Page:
Starting in 1997, Cox began interacting with the group called the Shadowz Brotherhood, court records and news accounts say. The network operated chat rooms and web pages where members shared illicit photographs and videos of kids. It ran on a reward system — the more images users shared, the more parts of the site they could access.
Cox, who had been a computer operator in the Air Force, became an administrator for the Brotherhood, running the "Panty Raiders/Lolita Lovers" group. In 2003, he was caught in an FBI sting after exchanging emails with an agent posing as a fourteen-year-old named "Brenda."
"Using the screen name 'Youngstuff,' Cox told 'Brenda' that he wanted to fuck her and spank her," court records say. "Cox sent 'Brenda' emails encouraging her to leave her home in Virginia and come to Colorado to be his 'sex slave.'"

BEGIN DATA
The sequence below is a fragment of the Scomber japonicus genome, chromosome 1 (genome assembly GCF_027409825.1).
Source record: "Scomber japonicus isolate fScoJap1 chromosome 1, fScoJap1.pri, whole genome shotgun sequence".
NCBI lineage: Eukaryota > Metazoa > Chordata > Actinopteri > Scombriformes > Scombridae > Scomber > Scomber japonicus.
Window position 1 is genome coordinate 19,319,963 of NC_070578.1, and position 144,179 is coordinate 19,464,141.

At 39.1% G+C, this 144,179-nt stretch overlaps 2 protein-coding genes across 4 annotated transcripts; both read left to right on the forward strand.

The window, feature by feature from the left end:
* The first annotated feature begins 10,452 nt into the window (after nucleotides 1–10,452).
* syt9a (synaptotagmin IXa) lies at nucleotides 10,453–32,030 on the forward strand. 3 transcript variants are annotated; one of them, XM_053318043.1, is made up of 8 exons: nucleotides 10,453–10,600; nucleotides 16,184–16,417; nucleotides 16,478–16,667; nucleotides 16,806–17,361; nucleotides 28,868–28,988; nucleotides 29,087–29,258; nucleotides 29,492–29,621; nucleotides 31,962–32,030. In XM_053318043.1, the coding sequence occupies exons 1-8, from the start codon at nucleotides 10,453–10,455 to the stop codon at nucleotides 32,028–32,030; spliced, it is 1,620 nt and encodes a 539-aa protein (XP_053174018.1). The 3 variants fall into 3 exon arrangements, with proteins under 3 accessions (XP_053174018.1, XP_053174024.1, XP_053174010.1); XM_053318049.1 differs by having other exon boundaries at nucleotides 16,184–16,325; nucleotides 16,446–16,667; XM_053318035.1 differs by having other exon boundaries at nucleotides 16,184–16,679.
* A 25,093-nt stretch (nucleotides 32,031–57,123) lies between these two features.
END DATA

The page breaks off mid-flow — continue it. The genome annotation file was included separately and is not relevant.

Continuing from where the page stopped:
He sent her $60 for a bus ticket and told her wear a short skirt, red tube top and no bra or panties.
FBI agents arrested him at a restaurant as he waited for the girl to arrive. They then seized his computer, which unearthed the Brotherhood. About 60 people in eleven countries were arrested, according to a 2003 Colorado Springs Gazette
The members included prolific, sadistic child abusers, at least one of whom repeatedly filmed himself assaulting his own daughter, authorities say. Cox's computer alone contained 45,000 pictures and videos of child porn. Authorities said they also uncovered correspondence between Cox and another Colorado man about attending a "Teddy Bear Picnic" on an unspecified farm in Missouri with other members of the Brotherhood.
Cox was sentenced to ten years in prison for attempting to entice a minor. He was due to be released in 2011, but federal authorities certified him as a "sexually dangerous person" two months before he was to get out of prison. That designation has allowed the government to keep Cox locked up indefinitely.
Psychologist who reviewed his history found that he was mentally ill and was a serious threat to harm more girls in the future.